As a former astrophysicist, Starks had to measure the whole universe, “So measuring the Earth is a lot easier,” he says smiling. Combining his experience in science, big data and the Web into one world-changing idea, he looked at the range of needed connections to join the dots between the proliferation of standards, different ways to measure data and the proliferation of inputing that data.
AMEE began in 2007 as Stark’s side project. His first client, the Department for Environment, Food and Rural Affairs (DEFRA) used AMEE to form the backbone of its Act on CO2, a campaign to reduce household carbon emissions. This sparked interest from Google, which then used AMEE for its UK Carbon Footprint project, as well as Morgan Stanley and the band Radiohead. For Radiohead’s last global tour, they used AMEE to measure the footprint of their fans’ travel. Their intent is to use this data to pick better venues and areas to play in the future. AMEE currently has 2,000 subscribers, ranging from individual people to organizations as big as the SAS institute tapping into its API.
“Leveraging AMEE’s emissions and energy information, SAS provides one-touch access to the latest emissions factors available,” said Jonathan Hornby, SAS’ Global Marketing Director for Performance Management.
In the UK, companies are incentivized to sign up for AMEE due to the UK’s CRC Energy Efficiency Scheme. This legislation states that if you use more than 6 megawatts a year, about half a million pounds spent on electricity, then you’re significantly taxed. (The tax is at 12 GBP / ton of CO2 emitted above the credited threshold.) This tax will affect approximately 2,500 companies in the UK.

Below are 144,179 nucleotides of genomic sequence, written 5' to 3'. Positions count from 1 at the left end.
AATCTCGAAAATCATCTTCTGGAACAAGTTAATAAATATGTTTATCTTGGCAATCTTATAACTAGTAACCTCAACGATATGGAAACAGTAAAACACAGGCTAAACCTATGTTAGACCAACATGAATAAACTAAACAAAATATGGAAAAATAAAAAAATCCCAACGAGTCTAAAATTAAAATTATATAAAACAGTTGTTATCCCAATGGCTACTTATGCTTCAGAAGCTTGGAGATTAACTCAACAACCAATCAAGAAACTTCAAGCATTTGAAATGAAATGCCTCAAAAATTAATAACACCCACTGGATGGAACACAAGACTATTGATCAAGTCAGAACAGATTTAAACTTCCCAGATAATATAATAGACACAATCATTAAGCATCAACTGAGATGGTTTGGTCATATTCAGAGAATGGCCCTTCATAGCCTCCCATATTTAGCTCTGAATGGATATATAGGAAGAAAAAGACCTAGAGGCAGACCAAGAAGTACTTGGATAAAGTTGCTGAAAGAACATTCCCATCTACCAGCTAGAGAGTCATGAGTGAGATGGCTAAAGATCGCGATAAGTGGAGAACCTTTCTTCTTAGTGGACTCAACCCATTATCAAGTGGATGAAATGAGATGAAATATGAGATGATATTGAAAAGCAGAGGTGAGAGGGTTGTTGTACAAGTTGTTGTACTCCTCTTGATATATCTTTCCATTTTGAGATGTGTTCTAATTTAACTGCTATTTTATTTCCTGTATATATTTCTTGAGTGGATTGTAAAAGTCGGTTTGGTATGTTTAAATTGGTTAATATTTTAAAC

In addition to mandatory legislation, many businesses want to reduce their carbon emissions because it’s responsible and saves money. Companies like Walmart and P&G could use AMEE to measure the sustainability footprint of their supply chains. According to a recent study, 70% of those polled want businesses to mandatorily disclose their carbon emissions.
For any business or application working in this space, AMEE’s data sets are in a class of its own. All standards and data are discoverable for free via AMEE Explorer. This means people use AMEE to learn about what standards and data are out there and are relevant to them. AMEE doesn’t charge businesses to use its data unless that data is proprietary. For enterprises, AMEE has multiple products that have different pricing structures, but in general, they have monthly subscriptions that start at around $1,000 per month.
AMEE is comprised of 1/3 PhD scientists, (including its Chief Scientific Officer, a former award-winning NASA scientist), 1/3 engineers (also mostly with PhDs) and 1/3 sales and marketing. To date, they’ve raised $5.5 million in funding from Amadeus Capital Partners, O’Reilly AlphaTech Ventures and Union Square Ventures.
In the future, as data in the universe becomes increasingly connected through mobile technology, AMEE’s information will only become more valuable. Starks knows everything will get faster, easier and cheaper; but with more data, comes more intelligence, which he hopes will be enough to save us from avoiding mass extinction.